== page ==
Vespers

Jesu dulcis memoria

Author: St. Bernard (1091-1153). Meter: Iambic dimeter. Translation by Father Caswall. Liturgical Use: This and the two following centos are used on the Feast of the Holy Name, which is celebrated on the Sunday between the Circumcision and the Epiphany, or failing such a Sunday, on January 2d.

Note:
The three centos involved here are:
43. Vespers. Jesu dulcis memoria - Jesu! The Very Thought Of Thee!
44. Matins. Jesu, Rex admirabilis - O Jesu, King Most Wonderful
45. Lauds. Jesu, decus angelicum - O Jesus Thou the Beauty Art

The complete hymn as found in the Benedictine edition of the Opera of St. Bernard contains forty-eight stanzas. There are six translations of the complete hymn. Many centos from the hymn, including the three given here for Vespers, Matins, and Lauds, have been translated more frequently. There are two translations of these three centos in Mr. Shipley's Annus Sanctus.

The Jesu dulcis memoria is a hymn of surpassing sweetness, and it has been universally accorded a place among the greatest hymns of the Church. According to Mr. James Mearns, the assistant editor of Julian's Dictionary of Hymnology, this hymn is "The finest and most characteristic specimen of St. Bernard's 'subjective loveliness' and its honied sweetness vindicates his title of 'Doctor Melifluus.'" Father Caswall's much admired translation preserves much of the "honied sweetness" of the original.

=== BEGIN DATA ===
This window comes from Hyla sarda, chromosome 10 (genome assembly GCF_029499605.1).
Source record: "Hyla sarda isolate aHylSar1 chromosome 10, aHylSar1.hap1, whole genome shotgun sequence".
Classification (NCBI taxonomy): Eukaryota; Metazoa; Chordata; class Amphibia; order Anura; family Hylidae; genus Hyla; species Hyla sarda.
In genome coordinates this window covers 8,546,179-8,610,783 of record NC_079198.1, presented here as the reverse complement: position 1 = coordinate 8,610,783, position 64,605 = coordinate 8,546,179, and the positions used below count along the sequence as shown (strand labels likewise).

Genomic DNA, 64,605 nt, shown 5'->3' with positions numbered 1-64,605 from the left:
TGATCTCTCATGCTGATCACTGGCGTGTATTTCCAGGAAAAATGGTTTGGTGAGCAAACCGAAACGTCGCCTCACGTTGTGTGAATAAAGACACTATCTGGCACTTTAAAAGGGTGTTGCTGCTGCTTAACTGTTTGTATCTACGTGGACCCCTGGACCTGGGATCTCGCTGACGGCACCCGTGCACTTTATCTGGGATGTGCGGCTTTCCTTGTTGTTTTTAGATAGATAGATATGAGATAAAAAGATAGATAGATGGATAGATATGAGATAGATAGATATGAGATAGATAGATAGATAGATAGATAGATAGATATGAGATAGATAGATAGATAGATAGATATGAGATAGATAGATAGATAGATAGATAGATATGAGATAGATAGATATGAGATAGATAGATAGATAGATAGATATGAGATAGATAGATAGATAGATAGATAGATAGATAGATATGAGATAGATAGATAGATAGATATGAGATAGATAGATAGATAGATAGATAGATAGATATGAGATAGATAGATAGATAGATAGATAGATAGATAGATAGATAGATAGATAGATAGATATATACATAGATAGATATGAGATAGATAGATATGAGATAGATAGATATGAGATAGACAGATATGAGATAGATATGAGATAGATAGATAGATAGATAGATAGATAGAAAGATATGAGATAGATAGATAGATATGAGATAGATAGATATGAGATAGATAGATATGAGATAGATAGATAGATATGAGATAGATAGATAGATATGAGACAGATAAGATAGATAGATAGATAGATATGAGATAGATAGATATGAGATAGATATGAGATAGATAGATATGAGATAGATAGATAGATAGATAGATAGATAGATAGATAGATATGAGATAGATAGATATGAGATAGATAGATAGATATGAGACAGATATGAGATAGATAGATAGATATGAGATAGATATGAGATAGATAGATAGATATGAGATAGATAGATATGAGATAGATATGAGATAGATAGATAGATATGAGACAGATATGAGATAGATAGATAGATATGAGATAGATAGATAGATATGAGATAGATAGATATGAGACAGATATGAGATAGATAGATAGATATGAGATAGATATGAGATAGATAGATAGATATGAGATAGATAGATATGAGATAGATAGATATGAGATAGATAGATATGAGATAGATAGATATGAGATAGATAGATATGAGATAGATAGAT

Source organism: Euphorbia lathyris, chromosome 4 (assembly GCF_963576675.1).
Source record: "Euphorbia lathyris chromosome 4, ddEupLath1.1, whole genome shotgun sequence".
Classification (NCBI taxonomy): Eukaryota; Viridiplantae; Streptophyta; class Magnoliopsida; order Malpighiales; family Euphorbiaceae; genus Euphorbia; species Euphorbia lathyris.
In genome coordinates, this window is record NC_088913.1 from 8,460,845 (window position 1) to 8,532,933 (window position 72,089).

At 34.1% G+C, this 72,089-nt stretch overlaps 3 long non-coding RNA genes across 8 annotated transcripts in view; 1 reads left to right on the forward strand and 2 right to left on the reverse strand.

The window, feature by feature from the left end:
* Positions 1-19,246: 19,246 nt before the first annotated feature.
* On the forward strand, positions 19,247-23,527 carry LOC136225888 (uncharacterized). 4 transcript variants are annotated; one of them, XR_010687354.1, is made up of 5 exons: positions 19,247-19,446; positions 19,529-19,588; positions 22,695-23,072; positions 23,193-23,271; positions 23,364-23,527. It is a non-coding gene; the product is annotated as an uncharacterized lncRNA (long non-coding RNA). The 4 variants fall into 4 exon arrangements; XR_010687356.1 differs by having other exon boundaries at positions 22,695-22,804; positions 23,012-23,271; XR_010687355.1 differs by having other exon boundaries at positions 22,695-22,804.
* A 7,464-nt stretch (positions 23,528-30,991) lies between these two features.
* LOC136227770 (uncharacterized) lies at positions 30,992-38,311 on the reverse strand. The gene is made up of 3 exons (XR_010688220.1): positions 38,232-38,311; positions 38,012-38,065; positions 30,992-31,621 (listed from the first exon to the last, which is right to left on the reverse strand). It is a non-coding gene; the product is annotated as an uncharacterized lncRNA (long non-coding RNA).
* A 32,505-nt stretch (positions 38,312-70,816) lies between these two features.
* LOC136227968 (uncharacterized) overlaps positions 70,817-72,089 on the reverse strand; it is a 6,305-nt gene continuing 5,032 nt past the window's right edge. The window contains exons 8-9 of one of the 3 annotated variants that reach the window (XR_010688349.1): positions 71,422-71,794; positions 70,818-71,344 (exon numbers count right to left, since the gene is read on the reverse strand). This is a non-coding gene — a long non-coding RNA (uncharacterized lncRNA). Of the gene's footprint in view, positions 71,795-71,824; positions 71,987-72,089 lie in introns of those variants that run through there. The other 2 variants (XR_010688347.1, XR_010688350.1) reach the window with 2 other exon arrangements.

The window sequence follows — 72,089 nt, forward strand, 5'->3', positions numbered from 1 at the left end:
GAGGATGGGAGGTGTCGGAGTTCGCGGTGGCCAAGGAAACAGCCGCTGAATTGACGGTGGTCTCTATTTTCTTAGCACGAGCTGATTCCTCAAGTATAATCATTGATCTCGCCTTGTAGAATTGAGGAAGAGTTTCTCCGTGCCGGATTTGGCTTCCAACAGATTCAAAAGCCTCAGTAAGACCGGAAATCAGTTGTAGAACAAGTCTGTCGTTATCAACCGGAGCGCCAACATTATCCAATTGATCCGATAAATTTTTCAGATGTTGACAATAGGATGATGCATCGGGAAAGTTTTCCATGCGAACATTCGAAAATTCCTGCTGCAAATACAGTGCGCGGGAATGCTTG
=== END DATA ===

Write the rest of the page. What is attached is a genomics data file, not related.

The ascription of this hymn to St. Bernard has been called in question. Dom Pothier has discovered a copy of it in manuscripts of about the year 1070, in which it is ascribed to a Benedictine abbess. Father Blume, S.J., in the article on Hymnody in the Cath. Encycl. pronounces against its ascription to St. Bernard. On the other hand Mr. James Mearns says: "This hymn has been generally (and there seems little reason to doubt correctly) ascribed to St. Bernard." (Dict. of Hymnol.) There is an article on this hymn in the Index Vol. of the Cath. Encycl.

1. "Jesus! how sweet is the very thought! giving true joys of heart; but surpassing honey and all sweetness is His sweet presence." Supply est in lines 1 and 4. The Holy Name has Jesu in all the cases except the nom. and acc.

2. "Nothing more sweet can be sung, nothing more pleasant can be heard, nothing more lovely can be thought of, than Jesus, the Son of God."